AGE: 72 years
OCCUPATION: Riparian restoration guru
MILES DRIVEN TO EDUCATE THE MASSES: 35,000-40,000 per year.
FAVORITE ROAD FOOD: Nestle’s Crunch bars. He eats them by the box.
CAN’T LIVE WITHOUT: A seven-foot walking stick, cut from a century plant while hiking in the El Concillo Mountains. It serves as a pointer during his presentations and keeps him upright in deep water. “And sometimes it’s also my brain. I use it to generate ideas,” he says. “I can’t exist without my stick!”
CURRENT PROJECTS: “Let the Water Do the Work,” a “profusely illustrated” book to be published by the Quivira Coalition.
In a two-hour conversation about rivers, Bill Zeedyk never once uses the word “water.”
Instead, the stocky, soft-spoken septuagenarian speaks of a river as if it’s an animal – one that migrates in seasonal floods, erodes banks to make room for itself, and struggles to evolve a level of flow that will nurture the surrounding habitat.
But that balance can be difficult to achieve in the delicate landscapes of the arid Southwest. Invasive trees can armor a stream’s banks and force it to dig too deep and fast, while cattle can overgraze grasses and shrubs that prevent erosion. Mismanaged rural roads can gash a stream’s channel like a knife opening a blood vessel.
Zeedyk has spent more than a decade developing “induced meandering” – a technique using wood and rock structures to help damaged streams “re-evolve” a healthy flow. He’s promoted his restoration methods through the Quivira Coalition – an environmental organization that works with ranchers and conservationists throughout the West – and Zeedyk Ecological Consulting, LLC, a “two-person show” he runs with his wife out of their home in Sandia Park, N.M.
Zeedyk has put hundreds of thousands of miles on his pickup traveling around the Southwest to give his induced meandering workshops. One of his trips takes him more than 200 miles to Comanche Creek in northern New Mexico, where he’s worked with the state environmental department to restore habitat for the nearly endangered native cutthroat trout.
White beard framing his weathered face, brimmed hat riding low over his eyes, a staff in his hand, Zeedyk resembles a wandering wizard as he watches for clues to the Comanche’s problems. He examines the stream with the studied patience he developed as a teenager, fishing and canoeing in New Jersey and Maryland -- a trait later honed over 35 years as a Forest Service biologist.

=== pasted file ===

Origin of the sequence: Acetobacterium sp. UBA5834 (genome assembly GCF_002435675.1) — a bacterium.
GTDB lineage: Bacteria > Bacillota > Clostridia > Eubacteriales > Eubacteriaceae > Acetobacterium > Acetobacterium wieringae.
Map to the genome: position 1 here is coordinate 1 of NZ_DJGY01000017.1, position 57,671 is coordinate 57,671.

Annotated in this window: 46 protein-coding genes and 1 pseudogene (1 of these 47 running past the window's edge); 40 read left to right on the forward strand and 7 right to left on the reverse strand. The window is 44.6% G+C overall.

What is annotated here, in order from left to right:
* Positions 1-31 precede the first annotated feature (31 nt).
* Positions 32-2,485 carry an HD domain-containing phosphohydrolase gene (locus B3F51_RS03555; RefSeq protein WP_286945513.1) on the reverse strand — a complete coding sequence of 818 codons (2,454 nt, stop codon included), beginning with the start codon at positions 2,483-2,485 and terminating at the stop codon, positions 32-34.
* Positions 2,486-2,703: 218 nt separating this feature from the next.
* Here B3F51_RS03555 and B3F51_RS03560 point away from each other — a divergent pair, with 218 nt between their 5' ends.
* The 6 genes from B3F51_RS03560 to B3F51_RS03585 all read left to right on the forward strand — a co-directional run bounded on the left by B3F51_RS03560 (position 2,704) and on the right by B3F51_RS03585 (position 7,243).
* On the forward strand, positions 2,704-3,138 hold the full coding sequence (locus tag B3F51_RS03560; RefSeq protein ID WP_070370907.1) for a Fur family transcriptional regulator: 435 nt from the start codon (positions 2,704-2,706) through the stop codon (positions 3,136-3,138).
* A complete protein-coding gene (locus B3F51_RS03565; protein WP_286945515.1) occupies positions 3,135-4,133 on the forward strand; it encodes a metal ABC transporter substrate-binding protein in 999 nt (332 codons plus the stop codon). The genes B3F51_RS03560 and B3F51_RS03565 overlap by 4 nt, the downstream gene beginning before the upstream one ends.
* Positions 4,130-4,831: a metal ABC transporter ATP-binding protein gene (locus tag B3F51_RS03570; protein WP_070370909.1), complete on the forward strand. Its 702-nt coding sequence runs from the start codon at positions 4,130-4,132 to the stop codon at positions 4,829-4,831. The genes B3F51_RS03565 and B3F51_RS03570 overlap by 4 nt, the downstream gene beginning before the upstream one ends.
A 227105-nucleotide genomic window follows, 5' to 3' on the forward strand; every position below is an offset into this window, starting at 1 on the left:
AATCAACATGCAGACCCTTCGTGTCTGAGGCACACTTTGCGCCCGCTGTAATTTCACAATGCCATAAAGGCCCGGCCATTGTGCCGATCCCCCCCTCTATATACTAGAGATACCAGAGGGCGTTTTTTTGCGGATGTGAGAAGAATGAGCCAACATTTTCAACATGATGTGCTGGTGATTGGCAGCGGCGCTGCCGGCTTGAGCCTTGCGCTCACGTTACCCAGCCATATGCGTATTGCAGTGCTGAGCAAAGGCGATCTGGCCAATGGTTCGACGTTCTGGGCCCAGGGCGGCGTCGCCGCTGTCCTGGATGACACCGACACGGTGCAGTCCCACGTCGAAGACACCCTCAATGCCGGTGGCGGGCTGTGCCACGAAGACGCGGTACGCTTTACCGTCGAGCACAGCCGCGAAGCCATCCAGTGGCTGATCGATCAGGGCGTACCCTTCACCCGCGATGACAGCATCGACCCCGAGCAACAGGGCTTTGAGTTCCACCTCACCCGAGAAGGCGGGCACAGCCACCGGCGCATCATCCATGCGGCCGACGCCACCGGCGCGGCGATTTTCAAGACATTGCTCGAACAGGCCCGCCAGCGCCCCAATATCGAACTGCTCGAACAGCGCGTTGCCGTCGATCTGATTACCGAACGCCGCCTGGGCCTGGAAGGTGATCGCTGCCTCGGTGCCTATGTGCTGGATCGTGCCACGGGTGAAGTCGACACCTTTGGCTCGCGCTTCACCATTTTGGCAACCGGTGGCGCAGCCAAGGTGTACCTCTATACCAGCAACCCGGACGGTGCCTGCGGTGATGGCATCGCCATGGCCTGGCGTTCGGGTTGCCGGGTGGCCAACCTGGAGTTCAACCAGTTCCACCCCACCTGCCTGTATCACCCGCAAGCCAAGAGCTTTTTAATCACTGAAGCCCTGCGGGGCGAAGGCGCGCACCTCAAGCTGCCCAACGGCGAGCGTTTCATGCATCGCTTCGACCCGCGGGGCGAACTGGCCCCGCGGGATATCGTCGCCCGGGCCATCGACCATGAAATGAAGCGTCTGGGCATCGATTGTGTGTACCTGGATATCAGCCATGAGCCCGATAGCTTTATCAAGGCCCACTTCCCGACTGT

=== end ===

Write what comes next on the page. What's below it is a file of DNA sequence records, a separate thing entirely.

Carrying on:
Then he breaks out diagrams and sketches to teach a mixed crowd of ranchers, conservationists, scientists, fly-fisherman and other volunteers how to turn the gullied waterway into a more riparian area of green trees and lush grass that supports an array of plants and animals.
But first he has to get his audience to think like a river.
“That’s actually the hardest part,” Zeedyk says. “It’s difficult for them to understand what a healthy riparian [environment] looks like.”
To demonstrate, he shows before-and-after pictures of his baby: The Pueblo Colorado Wash in Ganado, Ariz.
When Zeedyk took on that project with the Park Service and the Navajo Nation in 1997, the wash was a 12-foot-deep incised arroyo as wide as an elevator shaft, choked with invasive tamarisk and Russian olive trees. Today, canopies of cottonwoods and tender tribes of willows populate sandbars along a channel as wide as a four-lane highway. Grasshoppers tick and fly through bulrush reeds as long as Zeedyk’s forearm. Tracks of mule deer and coyote pattern along the trickling current.
But Zeedyk doesn’t talk too long. It’s time to build the structures.
They fit along the stream channel almost like the fixtures in a pinball machine. The volunteers set up baffles – thick wooden posts arranged like half-buried bowling pins that bounce a stream’s current into an opposite bank and create a meander that will slow the flow. They install wicker-weirs – small fences of woven sticks and branches that create riffles. They build post veins that angle out into the current like paddles and capture sediment to grow sandbars that eventually host trees and grasses along the banks.
Zeedyk likes to see the crowd working with their hands.
“There seems to be a mentality that the quickest way to do something is with a bulldozer. That’s not necessarily true. You can change the course of a river by hand. So I’ve been trying to develop techniques that empower individuals to try rather than say, ‘It’s not worth it to try.’ ”
Zeedyk’s ideas might move against some human currents. He remembers a hands-on exhibit at a local museum that ran water through a sandbox and challenged visitors to prevent erosion. Zeedyk set up miniature versions of his structures in the water’s path, then watched a group of people approach the exhibit.
They tore out his structures and built dams.
The author is a freelance writer based in eastern Pennsylvania.